Everything All At Once

In my peaceful yoga class, a phone rang. Twice. I was happy I’d remembered to turn mine off, until class was over and my friend showed me the two calls she’d gotten…from people trying to reach me. My father had been calling all over town looking for me, as he needed a ride to the doctor. Right that minute.

I managed to rush home to shower and get him to his appointment on time. He was in a bit of a panic, so I didn’t understand what he meant after I asked him why he hadn’t told me he had a doctor appointment. I’d seen him just the other day. We’d talked for hours! He said something like “they call me last minute.”

I didn’t get it, he’d said the other day he had a doctor’s appointment Friday and he’d arranged to have an open MRI. He’d been so relieved. But this was Thursday and he was going into a closed MRI machine (Dad is claustrophobic). He needed a ride because he’d be taking a larger dose of anti-anxiety medication than he was used to and wouldn’t be able to drive.

I didn’t want to ask him anything else because he was panicky. It’s hard to talk sensibly when you’re having an anxiety attack. I just said soothing things and acted like everything was normal. He kept saying I was going the wrong way, but I had my GPS on it said we were five minutes away. I knew exactly how my dad was feeling because I’ve been there many times. We share the claustrophobia gene.

We got to the doctor and three hours later he was done. How did it go? I asked him. “It was horrible! They put something over my face. I slept almost the entire time.” That didn’t make a lot of sense, but I didn’t press him. I could tell his meds had kicked in big time.

I was not clear on what he was getting an MRI for…I thought it was for his knee? So why would a neurologist be doing that MRI? Shouldn’t an ortho guy do that? And then the prescription we stopped to have filled. He’d shown me six new prescriptions (!) the other day. I asked the pharmacist what this new one was for and he said restless leg syndrome. I didn’t know my dad had that.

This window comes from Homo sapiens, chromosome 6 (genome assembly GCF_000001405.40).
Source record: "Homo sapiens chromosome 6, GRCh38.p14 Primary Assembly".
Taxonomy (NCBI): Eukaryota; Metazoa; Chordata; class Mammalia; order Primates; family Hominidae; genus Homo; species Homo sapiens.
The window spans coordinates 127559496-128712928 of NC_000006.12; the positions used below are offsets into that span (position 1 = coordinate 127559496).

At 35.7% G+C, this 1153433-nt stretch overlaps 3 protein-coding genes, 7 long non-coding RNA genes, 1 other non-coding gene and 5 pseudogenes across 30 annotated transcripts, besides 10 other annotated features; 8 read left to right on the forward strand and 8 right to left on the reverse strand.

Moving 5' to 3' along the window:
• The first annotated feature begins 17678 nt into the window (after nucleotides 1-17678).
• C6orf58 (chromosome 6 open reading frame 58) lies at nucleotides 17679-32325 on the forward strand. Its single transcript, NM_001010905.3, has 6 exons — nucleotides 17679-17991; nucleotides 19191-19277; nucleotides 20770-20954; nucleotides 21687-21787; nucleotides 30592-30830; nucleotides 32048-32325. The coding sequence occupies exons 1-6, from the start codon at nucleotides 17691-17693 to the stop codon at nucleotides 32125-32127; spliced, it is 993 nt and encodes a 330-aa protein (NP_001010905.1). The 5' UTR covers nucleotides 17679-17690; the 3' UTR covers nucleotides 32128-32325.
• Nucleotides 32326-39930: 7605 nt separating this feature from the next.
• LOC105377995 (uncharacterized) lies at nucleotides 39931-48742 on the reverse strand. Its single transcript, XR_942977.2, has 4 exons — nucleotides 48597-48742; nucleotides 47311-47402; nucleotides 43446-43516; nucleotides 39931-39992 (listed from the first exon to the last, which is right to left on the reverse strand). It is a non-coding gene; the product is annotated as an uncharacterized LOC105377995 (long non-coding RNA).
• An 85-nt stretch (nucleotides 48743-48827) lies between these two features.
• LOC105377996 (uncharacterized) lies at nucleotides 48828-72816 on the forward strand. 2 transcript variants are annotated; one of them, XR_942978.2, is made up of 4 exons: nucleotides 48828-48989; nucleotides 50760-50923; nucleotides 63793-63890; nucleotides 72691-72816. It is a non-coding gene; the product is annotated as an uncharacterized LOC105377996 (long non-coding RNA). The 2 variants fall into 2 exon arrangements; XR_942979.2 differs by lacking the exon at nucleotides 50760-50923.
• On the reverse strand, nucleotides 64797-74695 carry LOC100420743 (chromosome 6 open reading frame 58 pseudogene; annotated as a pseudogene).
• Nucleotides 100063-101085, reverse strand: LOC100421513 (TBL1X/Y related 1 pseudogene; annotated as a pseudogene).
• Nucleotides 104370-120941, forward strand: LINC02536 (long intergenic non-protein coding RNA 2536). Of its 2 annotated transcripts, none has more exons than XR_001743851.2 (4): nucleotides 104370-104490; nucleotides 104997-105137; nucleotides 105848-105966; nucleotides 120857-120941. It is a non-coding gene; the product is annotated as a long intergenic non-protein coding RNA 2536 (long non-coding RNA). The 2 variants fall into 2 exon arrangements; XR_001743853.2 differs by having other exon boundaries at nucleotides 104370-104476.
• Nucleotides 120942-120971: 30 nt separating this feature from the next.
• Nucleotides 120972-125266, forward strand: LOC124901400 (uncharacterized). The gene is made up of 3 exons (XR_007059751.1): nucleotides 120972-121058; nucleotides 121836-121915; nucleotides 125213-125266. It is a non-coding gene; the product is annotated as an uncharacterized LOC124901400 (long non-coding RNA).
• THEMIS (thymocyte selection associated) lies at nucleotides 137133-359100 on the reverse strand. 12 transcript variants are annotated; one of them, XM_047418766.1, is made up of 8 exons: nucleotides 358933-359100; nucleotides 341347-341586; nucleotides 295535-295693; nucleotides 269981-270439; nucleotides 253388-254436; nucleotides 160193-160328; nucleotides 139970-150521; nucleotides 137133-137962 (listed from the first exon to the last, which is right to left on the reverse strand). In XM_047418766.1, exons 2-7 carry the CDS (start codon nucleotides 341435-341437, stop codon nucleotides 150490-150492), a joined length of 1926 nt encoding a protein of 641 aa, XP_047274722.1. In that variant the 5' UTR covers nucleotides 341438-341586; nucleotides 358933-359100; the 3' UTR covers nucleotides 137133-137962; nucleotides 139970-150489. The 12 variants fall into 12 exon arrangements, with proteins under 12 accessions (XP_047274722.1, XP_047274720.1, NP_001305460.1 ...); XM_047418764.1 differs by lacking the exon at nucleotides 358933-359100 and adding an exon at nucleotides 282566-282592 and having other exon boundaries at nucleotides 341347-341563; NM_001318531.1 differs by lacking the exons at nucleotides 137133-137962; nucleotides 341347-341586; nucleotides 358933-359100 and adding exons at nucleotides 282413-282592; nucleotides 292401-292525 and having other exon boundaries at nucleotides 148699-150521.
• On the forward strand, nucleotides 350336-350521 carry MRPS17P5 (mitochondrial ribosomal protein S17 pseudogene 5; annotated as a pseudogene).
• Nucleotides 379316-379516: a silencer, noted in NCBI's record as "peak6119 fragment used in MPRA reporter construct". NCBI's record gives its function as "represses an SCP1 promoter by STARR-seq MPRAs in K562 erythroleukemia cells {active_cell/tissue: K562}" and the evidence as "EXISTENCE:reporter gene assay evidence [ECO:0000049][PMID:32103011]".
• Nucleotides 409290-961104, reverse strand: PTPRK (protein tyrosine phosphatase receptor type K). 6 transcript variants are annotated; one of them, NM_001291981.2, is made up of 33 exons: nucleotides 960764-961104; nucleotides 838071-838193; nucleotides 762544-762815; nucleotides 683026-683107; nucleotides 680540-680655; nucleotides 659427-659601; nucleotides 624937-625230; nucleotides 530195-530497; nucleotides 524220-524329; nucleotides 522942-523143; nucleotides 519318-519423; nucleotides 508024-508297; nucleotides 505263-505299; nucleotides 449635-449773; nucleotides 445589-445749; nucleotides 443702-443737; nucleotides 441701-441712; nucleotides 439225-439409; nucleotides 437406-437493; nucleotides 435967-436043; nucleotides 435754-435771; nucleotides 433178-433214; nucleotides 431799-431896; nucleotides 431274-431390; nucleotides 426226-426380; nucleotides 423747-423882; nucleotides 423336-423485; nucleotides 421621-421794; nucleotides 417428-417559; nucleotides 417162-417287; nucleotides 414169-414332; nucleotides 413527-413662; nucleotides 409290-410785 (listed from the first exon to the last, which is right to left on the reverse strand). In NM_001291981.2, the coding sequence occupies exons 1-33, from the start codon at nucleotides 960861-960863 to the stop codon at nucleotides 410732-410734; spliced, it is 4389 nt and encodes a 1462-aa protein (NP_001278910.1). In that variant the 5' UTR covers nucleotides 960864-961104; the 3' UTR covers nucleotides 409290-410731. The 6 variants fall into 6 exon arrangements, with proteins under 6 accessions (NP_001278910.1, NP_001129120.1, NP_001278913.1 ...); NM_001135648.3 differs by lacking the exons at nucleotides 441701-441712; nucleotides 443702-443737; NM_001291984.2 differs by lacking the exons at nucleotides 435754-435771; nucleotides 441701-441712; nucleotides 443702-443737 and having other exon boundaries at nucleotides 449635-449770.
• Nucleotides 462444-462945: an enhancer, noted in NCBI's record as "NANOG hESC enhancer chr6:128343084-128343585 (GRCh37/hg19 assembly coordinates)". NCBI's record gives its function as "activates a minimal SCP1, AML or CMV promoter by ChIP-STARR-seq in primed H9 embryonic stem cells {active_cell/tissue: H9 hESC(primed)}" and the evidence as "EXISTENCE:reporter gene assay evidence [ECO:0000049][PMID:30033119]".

I am worried about my dad’s doctor visits, his prescription use, his health. I want to do more to help him, like sit in with him on doctor visits and ask questions, take notes. Check his medication and make sure he takes the right pills every day. But I fear his reaction. What if he thinks I’m invading his privacy? Or treating him as if he is incompetent? Still, I’m going to talk to him about all this tomorrow.

Meanwhile, I also need to mail in my absentee ballot plus sign up for Medicare and Social Security. I need to do laundry and shop for groceries. Friends are coming over on Tuesday and staying the night, so I’ll be making another frittata. I just made one when we had overnight friends a few days ago. Then next weekend we are going out of town for a night and in two weeks we’re meeting up with friends in Savannah, Georgia for a long weekend. I’m looking forward to all of it, okay maybe not signing up for Medicare.

Retirement is not what I imagined. In my mind, I thought it would be relaxed and easy. It is not. It is hectic. Maybe someday things will slow down, but not yet. I am so happy to have Al to help and to lean on. I don’t know how I ever did this without him. He golfs with my dad twice a week, something I for sure could not do.

Oh, and my prescription coverage changed today. I’ve only had the new one for retirees two months. But the government put me on the Medicare one. Because it’s my birthday this month. Which is why I have to immediately sign up for Medicare. Yesterday the drugstore wanted $130 to refill a prescription that used to be $3.

If all this sounds a little scattered and confused, it’s because that’s how I feel right now. Like I need a list. Or maybe three or four lists. But I am also happy to be in Florida, to see a lot more of my friends, and to have early dinners with my dad in the warm sunshine. It really is good to be alive.


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Hopes for 2019

On January 1 the calendar’s a blank slate. Another chance to get things right. I always feel excited in a new year, ready to dig in to healthier eating and other habits, but I wouldn’t call these things resolutions as much as common sense. I’d just spent December in an orgy of sugar. It seems an obvious time to clean up my act. I made a great pot of vegetable soup yesterday. Also cookies for my husband as he likes them with his coffee in the morning.

Since I’m on the borderline of diabetes, I won’t be eating any of the cookies, although I sampled a few broken ones yesterday. I also won’t be having coffee, because that among other things had to go in 2018 when I did a deep dive into just what was wrong with my digestion. I changed a lot of things about what I eat, but I’m not crying. There’s an abundance of foods still available to me, and I intend to bring my blood sugar levels back to normal in 2019.

For the first time in many years, Al had the holidays off. Tomorrow he’ll be back on the job, but at least we got in a good binge of “Jack Ryan.” Eight episodes all gobbled up like another holiday treat. I’d recommend that series (it’s on Amazon Prime). It was entertaining but also made me think. Mostly about the plight of refugees. The show involved Middle Eastern refugees, but the news here IRL is all about those from Central America seeking asylum in the USA. Two young children died in December on the border while in US custody. We need to fix this broken system, and I hope it happens in 2019.